The imprecise science: Will districts help or hurt Hispanic representation in Florida?
Armed with data, charts and expert opinions, lawyers in the trial over Florida's congressional districts sparred Friday over whether proposed maps before the court would elect or suppress Hispanic voters in Miami Dade County.
On center stage in circuit court in Leon County was Dario Moreno, the longtime professor of political science at Florida International University, and a national expert on the dynamics of the Hispanic vote in South Florida.
Hired by the Florida Legislature to be an expert witness in defense of every GOP-drawn redistricting map since 1994, Moreno testified that the alternatives offered up by the challengers would "pack Hispanics" into District 25 held by U.S. Rep. Mario Diaz Balart to create favorable neighboring districts for Democrats. Those districts, 26 and 27 are now held by Republican U.S. Reps. Carlos Curbelo and Ileana Ros-Lehtinen.
On the second day of a three-day redistricting hearing over the future of Florida's 27 congressional districts, the issue revolves around whether any of the seven proposed maps before Leon County Circuit Judge Terry Lewis would reduce access for Hispanic voters, a violation of the minority protections in the Fair District amendments to the state constitution. The GOP-led legislature has proposed three maps and League of Women Voters, Common Cause and Democrat-leaning plaintiffs in the case have proposed four maps.
At the heart of Moreno's analysis is the theory that Hispanic Democrats are "not turning out to vote in primaries" while black voters in the proposed districts do, thereby creating a situation that would "lock out Hispanics" from choosing a candidate of their choice.
Speculation that Hispanics will join with blacks to elect a candidate in Miami Dade is unrealistic, Moreno said, because "Miami-Dade County has no history of coalition voting between African-Americans and Hispanics."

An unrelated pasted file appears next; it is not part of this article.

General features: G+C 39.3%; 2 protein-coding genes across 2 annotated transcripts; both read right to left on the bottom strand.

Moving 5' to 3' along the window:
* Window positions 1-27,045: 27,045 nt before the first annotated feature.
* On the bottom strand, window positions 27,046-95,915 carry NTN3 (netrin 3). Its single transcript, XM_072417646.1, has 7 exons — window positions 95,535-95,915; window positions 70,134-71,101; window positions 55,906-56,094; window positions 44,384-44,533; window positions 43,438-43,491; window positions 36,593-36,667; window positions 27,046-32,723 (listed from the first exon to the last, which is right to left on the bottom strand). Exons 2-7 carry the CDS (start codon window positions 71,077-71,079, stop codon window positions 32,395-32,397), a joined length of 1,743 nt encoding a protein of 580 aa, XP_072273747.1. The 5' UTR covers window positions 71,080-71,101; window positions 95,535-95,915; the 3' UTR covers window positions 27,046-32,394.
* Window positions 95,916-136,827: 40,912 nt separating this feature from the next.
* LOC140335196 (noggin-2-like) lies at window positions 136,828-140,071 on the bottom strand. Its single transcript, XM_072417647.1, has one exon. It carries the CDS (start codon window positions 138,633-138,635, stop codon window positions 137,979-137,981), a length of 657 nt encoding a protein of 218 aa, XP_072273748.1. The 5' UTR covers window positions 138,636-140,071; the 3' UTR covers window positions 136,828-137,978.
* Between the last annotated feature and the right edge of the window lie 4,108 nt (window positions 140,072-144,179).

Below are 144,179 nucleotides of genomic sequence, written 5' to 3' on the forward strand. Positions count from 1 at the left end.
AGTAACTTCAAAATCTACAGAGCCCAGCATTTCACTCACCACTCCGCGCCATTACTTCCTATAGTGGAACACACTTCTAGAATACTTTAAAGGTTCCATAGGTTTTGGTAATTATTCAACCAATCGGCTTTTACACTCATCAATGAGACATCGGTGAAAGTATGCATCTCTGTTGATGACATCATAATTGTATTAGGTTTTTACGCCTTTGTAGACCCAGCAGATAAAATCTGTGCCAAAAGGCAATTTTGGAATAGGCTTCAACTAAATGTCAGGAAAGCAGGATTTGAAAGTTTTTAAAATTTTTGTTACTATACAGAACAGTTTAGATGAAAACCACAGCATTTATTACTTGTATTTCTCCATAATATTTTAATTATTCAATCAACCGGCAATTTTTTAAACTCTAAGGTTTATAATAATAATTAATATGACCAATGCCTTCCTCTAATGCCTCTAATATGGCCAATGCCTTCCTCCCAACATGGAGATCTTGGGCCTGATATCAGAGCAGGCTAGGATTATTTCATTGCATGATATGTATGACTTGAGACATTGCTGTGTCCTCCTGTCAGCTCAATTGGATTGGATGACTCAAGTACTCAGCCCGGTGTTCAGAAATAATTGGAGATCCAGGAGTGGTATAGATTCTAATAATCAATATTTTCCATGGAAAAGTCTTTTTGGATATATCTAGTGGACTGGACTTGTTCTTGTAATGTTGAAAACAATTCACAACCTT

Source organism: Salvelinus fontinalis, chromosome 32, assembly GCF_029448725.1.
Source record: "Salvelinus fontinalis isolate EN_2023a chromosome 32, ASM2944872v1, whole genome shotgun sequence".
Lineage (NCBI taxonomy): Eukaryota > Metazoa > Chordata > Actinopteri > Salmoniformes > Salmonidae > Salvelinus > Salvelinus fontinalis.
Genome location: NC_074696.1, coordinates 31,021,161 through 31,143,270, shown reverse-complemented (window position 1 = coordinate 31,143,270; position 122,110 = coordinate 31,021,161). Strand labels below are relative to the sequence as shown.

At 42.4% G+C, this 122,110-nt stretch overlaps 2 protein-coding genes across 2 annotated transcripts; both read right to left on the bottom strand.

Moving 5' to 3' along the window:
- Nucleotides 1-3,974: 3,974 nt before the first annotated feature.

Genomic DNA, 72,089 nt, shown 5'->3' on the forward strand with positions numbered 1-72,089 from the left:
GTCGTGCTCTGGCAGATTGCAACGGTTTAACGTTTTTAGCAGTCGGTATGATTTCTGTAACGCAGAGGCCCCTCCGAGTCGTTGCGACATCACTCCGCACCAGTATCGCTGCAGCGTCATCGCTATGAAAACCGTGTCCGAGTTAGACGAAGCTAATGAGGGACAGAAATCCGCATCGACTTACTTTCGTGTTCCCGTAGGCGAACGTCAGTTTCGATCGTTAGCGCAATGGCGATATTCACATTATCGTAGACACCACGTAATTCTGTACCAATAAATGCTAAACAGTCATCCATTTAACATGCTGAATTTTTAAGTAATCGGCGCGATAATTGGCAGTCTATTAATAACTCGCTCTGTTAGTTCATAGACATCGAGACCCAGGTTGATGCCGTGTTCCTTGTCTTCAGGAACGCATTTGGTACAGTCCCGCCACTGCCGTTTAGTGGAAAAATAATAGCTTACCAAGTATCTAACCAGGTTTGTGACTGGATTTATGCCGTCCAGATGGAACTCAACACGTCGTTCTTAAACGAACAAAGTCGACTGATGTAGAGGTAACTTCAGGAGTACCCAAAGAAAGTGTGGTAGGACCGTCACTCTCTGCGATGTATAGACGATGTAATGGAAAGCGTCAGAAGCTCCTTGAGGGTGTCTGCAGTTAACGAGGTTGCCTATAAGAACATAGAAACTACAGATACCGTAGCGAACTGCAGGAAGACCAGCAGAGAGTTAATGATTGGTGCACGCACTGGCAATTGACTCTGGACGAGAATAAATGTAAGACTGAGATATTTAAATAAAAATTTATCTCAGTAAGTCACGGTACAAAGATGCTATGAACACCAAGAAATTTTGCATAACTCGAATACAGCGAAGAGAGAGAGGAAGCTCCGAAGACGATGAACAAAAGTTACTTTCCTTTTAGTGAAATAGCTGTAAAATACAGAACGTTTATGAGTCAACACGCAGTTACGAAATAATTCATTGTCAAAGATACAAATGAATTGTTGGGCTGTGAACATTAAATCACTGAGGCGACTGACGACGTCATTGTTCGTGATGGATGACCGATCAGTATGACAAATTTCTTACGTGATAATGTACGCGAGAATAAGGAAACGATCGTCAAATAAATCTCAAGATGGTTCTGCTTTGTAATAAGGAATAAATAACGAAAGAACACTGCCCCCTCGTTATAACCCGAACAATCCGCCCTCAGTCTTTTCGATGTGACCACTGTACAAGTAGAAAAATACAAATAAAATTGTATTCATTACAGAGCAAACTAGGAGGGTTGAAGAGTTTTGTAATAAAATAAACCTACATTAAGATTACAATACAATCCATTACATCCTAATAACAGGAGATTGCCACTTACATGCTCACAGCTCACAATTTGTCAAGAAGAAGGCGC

As a result, he concludes, based on the number of registered Hispanic voters in each of the proposed districts, compared to the number of registered non-Hispanic whites and registered black voters, the Hispanics will be edged out of electing an Hispanic in a primary.
Moreno was hired to analyze the House map and the four maps drawn by challengers. He testified that he has been paid $63,000 by the Republican Party of Florida to do consulting work this election cycle, in addition to the money paid to him since 2012 by the Florida House as its redistricting expert. Totals for that contract were not immediately available.
Moreno's conclusion: the House's map is the best.
He told the court the plaintiffs' four maps all "significantly weaken Hispanic districts'' because they have "significantly fewer Hispanic Democrats" than in the Legislature's three proposed maps, making the Democratic primary "a formidable obstacle for any Hispanic candidate."
"If the district is a lock for the Democrats,'' Moreno suggested, "the Democratic Party loses its incentive to recruit Hispanic candidates because any candidate will prevail. Then you don't have to worry who you nominate."